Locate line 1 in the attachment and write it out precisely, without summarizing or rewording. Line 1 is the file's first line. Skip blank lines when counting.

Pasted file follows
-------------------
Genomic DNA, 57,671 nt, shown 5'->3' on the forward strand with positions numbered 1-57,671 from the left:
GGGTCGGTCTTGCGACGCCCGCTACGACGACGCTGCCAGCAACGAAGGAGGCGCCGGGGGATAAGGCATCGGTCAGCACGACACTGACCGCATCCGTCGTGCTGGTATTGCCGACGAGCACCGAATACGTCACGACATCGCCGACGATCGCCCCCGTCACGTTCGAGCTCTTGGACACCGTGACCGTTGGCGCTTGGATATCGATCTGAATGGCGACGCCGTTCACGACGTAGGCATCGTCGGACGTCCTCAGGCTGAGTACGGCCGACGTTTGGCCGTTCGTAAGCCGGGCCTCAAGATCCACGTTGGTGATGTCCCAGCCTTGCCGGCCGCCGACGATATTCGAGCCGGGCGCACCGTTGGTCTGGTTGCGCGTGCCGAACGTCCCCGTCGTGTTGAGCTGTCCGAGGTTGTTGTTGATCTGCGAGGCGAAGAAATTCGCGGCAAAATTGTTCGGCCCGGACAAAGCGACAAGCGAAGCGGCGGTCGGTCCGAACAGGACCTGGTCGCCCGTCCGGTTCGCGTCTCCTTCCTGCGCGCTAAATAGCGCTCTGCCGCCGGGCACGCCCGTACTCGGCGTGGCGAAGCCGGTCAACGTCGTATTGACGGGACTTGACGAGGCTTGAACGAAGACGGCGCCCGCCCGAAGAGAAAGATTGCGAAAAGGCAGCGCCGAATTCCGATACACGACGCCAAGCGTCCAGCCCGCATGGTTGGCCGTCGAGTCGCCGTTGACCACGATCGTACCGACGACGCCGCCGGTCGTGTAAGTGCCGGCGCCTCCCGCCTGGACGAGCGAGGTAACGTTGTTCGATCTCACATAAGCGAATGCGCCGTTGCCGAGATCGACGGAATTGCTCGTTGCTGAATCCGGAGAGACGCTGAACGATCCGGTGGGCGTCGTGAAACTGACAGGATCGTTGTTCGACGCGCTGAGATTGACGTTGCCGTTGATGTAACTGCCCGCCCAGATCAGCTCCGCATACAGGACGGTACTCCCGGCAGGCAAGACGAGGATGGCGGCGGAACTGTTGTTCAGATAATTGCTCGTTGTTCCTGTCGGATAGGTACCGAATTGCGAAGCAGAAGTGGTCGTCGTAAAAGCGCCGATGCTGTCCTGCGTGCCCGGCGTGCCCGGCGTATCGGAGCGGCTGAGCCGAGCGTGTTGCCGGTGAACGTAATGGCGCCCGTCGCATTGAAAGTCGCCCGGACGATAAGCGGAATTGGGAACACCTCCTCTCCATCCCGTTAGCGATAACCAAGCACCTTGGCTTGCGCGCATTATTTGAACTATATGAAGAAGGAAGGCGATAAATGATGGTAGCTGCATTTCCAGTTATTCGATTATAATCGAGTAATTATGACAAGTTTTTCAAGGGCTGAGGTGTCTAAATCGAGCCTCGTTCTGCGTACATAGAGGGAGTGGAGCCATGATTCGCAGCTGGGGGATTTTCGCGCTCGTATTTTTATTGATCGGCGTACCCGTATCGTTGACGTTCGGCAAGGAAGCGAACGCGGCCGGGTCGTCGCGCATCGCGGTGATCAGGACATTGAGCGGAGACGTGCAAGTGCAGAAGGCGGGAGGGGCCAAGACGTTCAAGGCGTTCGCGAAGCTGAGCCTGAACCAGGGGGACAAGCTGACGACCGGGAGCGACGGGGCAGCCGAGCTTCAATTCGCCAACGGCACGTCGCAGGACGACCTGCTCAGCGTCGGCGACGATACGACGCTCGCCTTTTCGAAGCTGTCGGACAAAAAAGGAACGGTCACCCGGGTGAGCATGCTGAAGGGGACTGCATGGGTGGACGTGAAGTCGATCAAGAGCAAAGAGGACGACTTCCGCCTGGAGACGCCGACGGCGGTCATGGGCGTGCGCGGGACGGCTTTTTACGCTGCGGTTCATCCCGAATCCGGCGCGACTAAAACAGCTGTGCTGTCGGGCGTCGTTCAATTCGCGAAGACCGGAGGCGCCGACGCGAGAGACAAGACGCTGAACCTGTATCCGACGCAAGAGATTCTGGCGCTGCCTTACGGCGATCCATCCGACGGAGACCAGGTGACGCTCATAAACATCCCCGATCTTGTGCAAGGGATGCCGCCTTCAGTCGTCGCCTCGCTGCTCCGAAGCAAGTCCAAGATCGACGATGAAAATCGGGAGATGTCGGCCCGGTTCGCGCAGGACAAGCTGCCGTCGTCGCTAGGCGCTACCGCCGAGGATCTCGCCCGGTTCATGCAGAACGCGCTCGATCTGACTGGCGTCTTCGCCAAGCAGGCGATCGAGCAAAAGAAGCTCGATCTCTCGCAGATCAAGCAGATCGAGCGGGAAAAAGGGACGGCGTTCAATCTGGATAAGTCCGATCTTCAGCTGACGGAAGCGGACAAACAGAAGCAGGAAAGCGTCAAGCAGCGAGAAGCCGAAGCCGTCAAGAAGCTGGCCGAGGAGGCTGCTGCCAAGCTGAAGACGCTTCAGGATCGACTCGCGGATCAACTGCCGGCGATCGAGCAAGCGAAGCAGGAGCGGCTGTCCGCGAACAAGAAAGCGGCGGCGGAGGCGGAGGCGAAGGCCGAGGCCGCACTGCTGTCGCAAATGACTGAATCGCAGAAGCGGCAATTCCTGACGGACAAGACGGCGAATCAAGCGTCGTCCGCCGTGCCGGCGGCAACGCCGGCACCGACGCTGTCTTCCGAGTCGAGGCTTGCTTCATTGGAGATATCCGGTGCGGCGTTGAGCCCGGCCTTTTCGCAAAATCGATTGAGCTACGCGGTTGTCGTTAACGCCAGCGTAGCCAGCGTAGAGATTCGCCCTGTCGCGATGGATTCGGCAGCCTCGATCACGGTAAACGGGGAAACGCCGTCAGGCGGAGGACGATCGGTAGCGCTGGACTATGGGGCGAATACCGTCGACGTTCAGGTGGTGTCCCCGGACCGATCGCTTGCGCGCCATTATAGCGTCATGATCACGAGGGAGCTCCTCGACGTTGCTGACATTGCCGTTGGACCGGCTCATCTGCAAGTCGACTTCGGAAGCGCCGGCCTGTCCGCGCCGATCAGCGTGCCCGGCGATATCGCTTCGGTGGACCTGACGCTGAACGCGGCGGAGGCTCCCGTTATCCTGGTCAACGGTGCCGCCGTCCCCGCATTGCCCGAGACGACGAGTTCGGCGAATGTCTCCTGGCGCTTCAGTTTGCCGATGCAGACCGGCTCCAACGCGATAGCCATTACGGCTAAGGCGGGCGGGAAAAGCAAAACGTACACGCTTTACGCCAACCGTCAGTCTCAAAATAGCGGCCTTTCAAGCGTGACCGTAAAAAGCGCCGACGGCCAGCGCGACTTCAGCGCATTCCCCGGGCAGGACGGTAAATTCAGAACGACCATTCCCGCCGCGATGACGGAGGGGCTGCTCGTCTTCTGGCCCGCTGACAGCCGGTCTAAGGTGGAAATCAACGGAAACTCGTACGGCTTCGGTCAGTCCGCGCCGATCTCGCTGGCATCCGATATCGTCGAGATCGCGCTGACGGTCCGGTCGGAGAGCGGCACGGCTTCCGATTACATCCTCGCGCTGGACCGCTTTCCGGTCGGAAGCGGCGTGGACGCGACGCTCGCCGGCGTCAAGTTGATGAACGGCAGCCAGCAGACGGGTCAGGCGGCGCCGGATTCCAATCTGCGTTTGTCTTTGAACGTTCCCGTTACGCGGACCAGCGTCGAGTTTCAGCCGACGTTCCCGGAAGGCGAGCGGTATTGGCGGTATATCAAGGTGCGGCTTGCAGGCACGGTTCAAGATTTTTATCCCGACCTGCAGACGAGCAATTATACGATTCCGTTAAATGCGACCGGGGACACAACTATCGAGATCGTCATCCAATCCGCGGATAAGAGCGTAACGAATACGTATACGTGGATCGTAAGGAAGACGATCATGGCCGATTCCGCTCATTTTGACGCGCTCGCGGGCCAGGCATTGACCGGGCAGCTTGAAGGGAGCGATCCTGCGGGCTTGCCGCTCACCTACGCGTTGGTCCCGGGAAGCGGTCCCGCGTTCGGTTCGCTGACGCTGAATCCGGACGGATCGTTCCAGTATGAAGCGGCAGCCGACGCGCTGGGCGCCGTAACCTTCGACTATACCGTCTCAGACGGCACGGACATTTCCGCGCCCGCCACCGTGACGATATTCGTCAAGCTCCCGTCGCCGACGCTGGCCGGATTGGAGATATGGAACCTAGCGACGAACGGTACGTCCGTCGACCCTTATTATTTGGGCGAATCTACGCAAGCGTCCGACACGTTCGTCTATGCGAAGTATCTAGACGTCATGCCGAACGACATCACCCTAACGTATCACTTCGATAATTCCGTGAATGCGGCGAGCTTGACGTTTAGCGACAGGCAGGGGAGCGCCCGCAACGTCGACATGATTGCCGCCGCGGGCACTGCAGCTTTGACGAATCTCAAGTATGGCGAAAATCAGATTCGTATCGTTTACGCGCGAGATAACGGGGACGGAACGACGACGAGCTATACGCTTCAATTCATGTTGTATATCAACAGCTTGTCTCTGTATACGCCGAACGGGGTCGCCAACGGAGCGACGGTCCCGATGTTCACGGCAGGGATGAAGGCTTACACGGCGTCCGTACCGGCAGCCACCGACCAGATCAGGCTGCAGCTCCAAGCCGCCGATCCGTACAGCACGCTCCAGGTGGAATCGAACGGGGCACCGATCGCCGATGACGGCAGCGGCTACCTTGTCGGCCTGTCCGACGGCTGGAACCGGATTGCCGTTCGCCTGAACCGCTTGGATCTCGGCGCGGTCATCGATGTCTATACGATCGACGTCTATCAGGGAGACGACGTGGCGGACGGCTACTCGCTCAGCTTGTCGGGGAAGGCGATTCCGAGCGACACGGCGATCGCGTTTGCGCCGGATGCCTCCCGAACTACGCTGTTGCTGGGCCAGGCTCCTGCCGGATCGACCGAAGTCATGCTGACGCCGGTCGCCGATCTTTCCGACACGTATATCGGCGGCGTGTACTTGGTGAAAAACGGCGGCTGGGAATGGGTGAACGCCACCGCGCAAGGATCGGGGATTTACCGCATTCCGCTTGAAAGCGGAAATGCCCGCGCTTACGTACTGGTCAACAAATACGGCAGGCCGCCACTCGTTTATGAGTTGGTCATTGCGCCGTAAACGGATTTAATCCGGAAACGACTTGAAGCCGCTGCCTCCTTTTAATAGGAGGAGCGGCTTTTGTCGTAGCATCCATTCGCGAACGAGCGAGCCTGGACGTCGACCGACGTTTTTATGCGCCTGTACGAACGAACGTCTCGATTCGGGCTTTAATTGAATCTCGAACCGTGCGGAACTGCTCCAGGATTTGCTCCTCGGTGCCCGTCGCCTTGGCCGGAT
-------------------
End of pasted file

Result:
Genomic DNA, 57,671 nt, shown 5'->3' on the forward strand with positions numbered 1-57,671 from the left: